asphodellium

the immunity quotient

Posted on: 5 August 2012

Ashelyn was a rockstar during her four-month immunizations, crying even less than the first time and foregoing any anticipatory crying. She was already over it before our doctor finished administering the rotovirus oral vaccine.

Plus she weighed in at over 16 pounds, chasing the edges of the upper percentiles after having been born in the lower.

This post isn’t about that, though.

Shortly after Ashelyn’s two-month immunizations, a friend sent some anti-vaccination resources our way.

Apparently there’s a lot of anti-vaccination info out there. The internet is rife with it. Some of it even sounds kind of credible.

Now, I have an undergraduate degree in biology. I’m no researcher or medical professional, but I’ve taken upper-level courses in virology and microbi and I’ve studied how vaccines work at the mechanical and cellular level. So, yes, I’m skeptical from the outset. I’m also better equipped to see through bad science than, say, my husband, who has no background in this stuff.

Suffice to say that not a single anti-vaccine claim stands up to scrutiny. That’s a blanket statement, but it’s been thoroughly unpacked elsewhere, such as on this excellent site.

Anti-vaxers seem to fall into two camps, however: (1) those (primarily mothers) who are concerned about the risks of immunization, and (2) conspiracy theorists.

Engaging the second group is usually an exercise in futility, because conspiracy theorists don’t trust credible sources. “Have an open mind,” they urge.

But open-mindedness is not a willingness to believe anything, the most bizarre thing, whatever. It’s an openness to the possibility of being wrong. In that sense, I find that conspiracy theorists are actually some of the most narrow and close-minded people out there.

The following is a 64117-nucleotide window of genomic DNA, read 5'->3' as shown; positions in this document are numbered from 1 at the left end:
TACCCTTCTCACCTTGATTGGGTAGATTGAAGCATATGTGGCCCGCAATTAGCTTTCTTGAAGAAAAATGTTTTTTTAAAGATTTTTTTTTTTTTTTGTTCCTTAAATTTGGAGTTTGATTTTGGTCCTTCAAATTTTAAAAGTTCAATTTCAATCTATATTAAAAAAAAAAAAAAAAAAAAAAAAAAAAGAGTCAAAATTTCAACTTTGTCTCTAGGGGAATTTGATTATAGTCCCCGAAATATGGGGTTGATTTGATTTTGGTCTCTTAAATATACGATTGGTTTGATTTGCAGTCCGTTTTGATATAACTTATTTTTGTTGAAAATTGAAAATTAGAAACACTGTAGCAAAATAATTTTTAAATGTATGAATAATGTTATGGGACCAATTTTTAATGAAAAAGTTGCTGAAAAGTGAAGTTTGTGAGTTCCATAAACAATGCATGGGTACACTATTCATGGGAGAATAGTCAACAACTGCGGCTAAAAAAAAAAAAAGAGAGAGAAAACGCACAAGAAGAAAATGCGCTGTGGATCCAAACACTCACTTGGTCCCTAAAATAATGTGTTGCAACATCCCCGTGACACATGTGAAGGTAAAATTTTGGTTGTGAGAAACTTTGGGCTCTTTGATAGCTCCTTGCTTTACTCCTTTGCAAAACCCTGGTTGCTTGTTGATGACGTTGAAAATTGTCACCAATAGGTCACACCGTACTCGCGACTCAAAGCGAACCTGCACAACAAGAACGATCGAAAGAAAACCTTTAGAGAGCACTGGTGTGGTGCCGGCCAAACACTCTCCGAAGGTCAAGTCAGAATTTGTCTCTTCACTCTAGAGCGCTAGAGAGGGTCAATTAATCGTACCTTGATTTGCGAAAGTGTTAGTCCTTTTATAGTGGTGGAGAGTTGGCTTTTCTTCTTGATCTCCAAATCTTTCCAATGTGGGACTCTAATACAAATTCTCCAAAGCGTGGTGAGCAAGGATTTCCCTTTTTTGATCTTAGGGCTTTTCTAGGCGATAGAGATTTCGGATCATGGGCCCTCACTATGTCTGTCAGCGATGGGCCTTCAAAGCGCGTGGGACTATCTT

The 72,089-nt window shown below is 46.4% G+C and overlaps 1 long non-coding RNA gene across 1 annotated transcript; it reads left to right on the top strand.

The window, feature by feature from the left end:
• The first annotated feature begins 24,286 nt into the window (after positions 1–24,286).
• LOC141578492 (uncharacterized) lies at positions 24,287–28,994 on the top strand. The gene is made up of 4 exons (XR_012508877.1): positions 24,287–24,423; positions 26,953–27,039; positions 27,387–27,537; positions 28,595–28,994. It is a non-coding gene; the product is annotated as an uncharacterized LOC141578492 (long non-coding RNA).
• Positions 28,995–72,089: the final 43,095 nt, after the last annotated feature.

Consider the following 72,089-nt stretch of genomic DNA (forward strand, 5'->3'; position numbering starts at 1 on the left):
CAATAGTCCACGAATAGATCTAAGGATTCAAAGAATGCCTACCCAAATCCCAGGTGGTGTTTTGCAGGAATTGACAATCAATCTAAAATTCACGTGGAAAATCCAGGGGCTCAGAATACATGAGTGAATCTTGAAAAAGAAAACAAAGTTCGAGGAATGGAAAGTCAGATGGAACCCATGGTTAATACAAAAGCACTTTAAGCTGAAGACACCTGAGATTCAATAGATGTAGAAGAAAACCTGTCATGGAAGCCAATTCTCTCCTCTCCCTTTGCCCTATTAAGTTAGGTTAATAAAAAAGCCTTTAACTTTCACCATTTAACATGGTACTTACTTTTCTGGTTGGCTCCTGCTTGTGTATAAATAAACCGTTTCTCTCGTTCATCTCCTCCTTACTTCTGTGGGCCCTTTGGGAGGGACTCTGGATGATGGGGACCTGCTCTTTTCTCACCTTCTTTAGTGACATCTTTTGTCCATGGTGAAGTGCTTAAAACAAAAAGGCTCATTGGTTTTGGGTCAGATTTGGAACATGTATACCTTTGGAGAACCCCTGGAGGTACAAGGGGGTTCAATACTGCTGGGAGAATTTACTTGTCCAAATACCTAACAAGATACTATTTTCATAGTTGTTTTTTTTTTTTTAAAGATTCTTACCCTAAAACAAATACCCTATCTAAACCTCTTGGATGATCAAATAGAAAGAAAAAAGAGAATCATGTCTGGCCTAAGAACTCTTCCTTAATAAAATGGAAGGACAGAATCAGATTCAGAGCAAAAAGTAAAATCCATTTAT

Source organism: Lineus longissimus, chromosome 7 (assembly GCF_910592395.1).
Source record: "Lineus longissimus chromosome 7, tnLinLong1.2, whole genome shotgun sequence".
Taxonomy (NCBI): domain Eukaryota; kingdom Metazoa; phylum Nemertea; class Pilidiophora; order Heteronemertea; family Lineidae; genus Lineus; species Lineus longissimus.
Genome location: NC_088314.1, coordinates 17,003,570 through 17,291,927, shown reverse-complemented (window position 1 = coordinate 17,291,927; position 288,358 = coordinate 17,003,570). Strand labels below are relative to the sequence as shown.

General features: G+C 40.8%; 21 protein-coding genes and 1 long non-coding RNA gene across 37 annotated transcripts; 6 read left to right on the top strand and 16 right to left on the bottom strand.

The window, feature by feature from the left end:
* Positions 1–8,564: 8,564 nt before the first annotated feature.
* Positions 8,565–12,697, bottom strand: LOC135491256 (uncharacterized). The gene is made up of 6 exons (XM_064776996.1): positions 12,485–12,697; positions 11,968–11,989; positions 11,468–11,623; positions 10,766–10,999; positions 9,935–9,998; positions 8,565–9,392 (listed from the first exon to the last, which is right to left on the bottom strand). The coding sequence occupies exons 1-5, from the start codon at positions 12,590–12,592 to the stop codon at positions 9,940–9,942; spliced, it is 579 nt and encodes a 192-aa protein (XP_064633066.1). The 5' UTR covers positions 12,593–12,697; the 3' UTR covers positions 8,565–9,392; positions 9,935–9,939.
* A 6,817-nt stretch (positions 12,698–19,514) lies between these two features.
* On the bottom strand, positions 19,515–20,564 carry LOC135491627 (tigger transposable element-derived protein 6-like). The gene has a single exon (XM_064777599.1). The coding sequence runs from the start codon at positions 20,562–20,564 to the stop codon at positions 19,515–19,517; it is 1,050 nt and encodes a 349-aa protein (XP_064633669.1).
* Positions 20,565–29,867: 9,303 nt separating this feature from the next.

Where I live, immunizations are highly recommended but by no means forced. If I wanted to avoid them, all I’d have to do is not book Ashelyn’s appointments. It’s interesting that the government and healthcare professionals are accused of fearmongering when anti-vaccinationists tout story after story of vaccines causing seizures, autism, death. THAT’s fearmongering, and I don’t appreciate it. Mothers question themselves enough as it is.

I don’t care if you had a natural birth, or breastfeed, or cloth diaper, or EC, or co-sleep. The choices you make for your children are your business. Except with vaccinations, it’s different. Not vaccinating your child contributes to the breakdown of herd immunity, which affects my child.

The more people stop vaccinating their children, the more important it is for me to vaccinate mine.

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1 Response to "the immunity quotient"

[…] vaccinate. On schedule. In all other matters I stand behind the decisions of well-meaning parents, even […]

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